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Such is the ultimate significance of war in The Thin Red Line (1962), James Jones's fictional account of the battle between American and Japanese troops on the island of Guadalcanal. The narrative shifts effortlessly among multiple viewpoints within C-for-Charlie Company, from commanding officer Capt. James Stein, his psychotic first sergeant Eddie Welsh, and the young privates they send into battle. The descriptions of combat conditions--and the mental states it induces--are unflinchingly realistic, including the dialog (in which a certain word Norman Mailer rendered as "fug" 15 years earlier in The Naked and the Dead appears properly spelled on numerous occasions). This is more than a classic of combat fiction; it is one of the most significant explorations of male identity in American literature, establishing Jones as a novelist of the caliber of Herman Melville and Stephen Crane.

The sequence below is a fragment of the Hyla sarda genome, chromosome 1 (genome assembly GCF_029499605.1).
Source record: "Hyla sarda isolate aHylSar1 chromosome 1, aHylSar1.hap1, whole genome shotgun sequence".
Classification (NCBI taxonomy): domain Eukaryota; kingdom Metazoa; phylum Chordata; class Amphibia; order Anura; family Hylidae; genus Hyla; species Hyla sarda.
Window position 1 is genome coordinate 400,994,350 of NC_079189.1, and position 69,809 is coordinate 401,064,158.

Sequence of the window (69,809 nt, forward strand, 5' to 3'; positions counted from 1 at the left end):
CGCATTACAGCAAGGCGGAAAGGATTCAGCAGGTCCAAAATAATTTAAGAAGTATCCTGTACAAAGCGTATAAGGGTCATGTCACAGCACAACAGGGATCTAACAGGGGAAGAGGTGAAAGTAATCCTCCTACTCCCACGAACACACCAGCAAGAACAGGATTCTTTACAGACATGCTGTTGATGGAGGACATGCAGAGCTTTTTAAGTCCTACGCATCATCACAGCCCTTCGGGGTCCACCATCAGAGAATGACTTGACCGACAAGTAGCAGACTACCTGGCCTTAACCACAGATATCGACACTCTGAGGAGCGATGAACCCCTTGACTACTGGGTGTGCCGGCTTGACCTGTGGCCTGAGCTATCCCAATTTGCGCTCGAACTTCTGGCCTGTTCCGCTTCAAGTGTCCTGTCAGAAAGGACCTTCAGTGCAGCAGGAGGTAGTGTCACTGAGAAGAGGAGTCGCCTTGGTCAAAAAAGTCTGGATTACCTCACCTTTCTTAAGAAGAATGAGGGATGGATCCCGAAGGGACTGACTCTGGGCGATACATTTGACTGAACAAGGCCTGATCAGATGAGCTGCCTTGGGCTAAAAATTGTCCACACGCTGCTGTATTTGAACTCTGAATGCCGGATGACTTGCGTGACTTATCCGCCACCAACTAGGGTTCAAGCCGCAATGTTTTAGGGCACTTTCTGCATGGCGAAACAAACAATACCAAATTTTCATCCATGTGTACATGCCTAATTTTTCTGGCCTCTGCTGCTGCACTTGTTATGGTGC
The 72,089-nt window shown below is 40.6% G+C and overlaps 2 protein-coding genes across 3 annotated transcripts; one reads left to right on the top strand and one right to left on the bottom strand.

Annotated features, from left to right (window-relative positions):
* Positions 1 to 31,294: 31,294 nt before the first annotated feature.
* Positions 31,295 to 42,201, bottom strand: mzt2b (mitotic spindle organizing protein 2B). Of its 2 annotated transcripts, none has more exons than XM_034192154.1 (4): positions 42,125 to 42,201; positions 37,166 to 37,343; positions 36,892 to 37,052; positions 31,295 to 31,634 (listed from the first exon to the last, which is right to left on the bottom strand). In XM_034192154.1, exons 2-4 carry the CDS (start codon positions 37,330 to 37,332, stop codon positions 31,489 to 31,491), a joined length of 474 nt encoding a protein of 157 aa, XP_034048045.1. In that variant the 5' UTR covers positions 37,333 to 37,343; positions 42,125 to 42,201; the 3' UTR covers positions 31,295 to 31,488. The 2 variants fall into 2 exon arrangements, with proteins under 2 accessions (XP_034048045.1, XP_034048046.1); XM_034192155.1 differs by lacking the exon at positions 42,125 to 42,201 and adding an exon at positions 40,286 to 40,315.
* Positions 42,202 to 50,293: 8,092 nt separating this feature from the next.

Excellent. After "From Here to Eternity"
I had to read the whole trilogy. I just ordered a hard bound Here to Eternity so I would have the whole set. Read more
A lot of action and a better understanding of the problems our military was facing at the beginning of WW II. Read morePublished 8 days ago by donzic
I gave this a four star rating because the author was a combat veteran of the war in the South Pacific. I think it deserves consideration for that reason alone. Read morePublished 8 days ago by David H. Hiley
I looked forward to this book but was soon disappointed. The language the characters are using is not from the 1940's... it is what you might hear today. Read morePublished 10 days ago by Joe Young
Realistic fiction - well written, although a bit difficult to initially get into.Published 23 days ago by Rebecca Smith